•  » » 2 years ago, # ^ |   +26 I want to write a blog that goes into practical details of caches, pipelining/stalls, SIMD and similar low-level things that the compiler tries to handle, but sometimes unsuccessfully. Too bad I haven't gotten to it yet.Regarding variable sizes, the change from 64-bit to 32-bit can be useful, but the improvement it brings is much smaller than just going from many cache misses to no cache misses. It can be useful if you have a lookup table that's accessed very often and should just barely fit in your L1 cache, for example, but that's a very rare case in CP. It's also useful if your code gets MLE :^)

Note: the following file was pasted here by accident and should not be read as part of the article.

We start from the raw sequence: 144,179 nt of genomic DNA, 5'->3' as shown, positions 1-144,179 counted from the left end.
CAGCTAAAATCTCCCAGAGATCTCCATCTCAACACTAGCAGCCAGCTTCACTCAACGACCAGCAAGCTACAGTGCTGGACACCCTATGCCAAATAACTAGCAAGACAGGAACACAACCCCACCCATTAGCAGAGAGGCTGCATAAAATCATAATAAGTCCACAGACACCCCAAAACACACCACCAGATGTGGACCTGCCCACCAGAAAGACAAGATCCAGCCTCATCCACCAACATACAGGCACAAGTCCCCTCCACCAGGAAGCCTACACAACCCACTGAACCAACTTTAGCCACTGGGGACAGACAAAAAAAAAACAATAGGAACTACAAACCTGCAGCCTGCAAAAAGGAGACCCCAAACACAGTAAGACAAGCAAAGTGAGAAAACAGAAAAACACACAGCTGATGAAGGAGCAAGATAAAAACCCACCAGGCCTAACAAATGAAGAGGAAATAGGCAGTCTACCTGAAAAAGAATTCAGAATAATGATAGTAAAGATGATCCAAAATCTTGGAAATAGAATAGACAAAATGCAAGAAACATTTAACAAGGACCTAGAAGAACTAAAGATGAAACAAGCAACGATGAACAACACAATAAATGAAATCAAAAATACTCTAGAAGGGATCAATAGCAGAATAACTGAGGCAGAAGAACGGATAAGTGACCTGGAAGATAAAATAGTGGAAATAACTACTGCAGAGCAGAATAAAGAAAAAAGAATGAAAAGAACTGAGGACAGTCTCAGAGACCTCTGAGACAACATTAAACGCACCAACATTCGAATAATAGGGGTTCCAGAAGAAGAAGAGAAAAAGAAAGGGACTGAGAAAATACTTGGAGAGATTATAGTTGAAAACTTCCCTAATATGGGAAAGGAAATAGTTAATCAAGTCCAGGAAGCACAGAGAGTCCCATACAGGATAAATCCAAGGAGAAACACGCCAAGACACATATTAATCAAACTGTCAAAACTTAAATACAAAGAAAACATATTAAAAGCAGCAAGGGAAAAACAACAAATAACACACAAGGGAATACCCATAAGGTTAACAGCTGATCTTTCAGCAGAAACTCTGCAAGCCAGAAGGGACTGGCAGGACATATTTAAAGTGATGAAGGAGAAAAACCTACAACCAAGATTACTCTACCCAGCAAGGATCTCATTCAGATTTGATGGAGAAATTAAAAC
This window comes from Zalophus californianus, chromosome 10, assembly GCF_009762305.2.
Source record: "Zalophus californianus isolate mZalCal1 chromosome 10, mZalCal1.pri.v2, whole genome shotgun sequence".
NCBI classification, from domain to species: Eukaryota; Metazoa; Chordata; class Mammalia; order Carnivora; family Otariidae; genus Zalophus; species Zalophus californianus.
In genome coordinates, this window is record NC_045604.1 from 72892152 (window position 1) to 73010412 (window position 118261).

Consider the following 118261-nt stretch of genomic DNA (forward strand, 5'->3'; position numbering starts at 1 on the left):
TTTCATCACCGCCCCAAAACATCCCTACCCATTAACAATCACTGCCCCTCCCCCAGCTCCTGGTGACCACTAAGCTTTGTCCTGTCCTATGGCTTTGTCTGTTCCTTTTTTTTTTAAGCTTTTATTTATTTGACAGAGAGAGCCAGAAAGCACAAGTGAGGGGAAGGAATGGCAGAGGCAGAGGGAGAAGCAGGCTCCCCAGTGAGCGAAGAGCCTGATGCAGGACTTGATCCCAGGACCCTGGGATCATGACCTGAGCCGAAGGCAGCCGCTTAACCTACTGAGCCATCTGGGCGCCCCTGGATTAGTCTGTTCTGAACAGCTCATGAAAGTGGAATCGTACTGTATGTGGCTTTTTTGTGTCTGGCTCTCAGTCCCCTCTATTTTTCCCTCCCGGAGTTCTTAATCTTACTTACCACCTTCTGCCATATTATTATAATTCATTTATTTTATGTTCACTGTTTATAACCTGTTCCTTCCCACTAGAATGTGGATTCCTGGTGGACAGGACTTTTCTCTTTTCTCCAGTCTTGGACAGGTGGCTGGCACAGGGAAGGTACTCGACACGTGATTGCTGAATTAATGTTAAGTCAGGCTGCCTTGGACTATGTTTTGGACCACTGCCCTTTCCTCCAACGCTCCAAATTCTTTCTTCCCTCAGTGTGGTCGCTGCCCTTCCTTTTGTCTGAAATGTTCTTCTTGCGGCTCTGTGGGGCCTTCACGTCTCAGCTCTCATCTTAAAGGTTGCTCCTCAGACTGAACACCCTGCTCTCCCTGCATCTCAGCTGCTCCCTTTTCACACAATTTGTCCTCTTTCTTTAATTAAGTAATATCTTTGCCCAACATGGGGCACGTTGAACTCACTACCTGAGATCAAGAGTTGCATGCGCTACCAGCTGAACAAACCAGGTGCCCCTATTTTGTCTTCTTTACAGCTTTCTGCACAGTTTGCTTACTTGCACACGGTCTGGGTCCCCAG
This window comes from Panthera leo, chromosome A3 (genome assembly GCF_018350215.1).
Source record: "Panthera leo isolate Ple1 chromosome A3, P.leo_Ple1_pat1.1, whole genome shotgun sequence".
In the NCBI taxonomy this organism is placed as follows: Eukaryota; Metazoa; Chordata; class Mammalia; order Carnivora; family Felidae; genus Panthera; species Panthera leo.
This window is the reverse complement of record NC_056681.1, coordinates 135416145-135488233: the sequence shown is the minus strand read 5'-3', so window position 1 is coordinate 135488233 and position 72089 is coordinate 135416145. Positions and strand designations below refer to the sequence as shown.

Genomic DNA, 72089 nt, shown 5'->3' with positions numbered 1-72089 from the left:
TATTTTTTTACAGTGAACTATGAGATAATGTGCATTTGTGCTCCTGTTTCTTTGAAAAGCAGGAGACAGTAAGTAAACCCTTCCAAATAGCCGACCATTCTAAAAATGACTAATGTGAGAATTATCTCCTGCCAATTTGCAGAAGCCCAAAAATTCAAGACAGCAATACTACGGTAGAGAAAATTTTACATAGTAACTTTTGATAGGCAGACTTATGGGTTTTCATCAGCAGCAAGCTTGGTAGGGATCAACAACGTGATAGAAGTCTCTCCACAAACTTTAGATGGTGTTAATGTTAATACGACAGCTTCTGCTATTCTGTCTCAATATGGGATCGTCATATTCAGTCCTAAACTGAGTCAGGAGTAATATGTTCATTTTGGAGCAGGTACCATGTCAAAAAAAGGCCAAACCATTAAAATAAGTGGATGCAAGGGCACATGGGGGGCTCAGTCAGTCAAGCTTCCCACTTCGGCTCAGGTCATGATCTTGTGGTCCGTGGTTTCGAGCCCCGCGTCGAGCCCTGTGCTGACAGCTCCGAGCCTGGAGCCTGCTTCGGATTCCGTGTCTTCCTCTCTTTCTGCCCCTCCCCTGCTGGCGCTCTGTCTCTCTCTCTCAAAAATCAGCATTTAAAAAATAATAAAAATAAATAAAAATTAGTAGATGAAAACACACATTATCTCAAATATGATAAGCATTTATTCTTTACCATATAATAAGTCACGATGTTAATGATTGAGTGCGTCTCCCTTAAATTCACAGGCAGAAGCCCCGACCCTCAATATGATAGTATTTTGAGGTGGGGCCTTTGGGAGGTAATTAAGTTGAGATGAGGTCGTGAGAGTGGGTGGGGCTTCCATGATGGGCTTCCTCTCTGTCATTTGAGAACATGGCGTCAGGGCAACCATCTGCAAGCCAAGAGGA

•  » » » 2 years ago, # ^ |   +5 Yes. changing longlongs to ints can help you get AC (because of lower time and memory consumption), but it is (in most parts) are not due to caches. Your example is possible the only one (with ints array fits into cache fully and otherwise not), but it wasn't mentioned in the blog.Will wait for your blog :)
 » 14 months ago, # |   +1 Nice tips! Here if anyone is interested : ProblemThis problem can be used to play around with the stats. Changing long long to int improved execution time from TLE to nearly 1200 ms, I believe using struct's could chip some more time from it.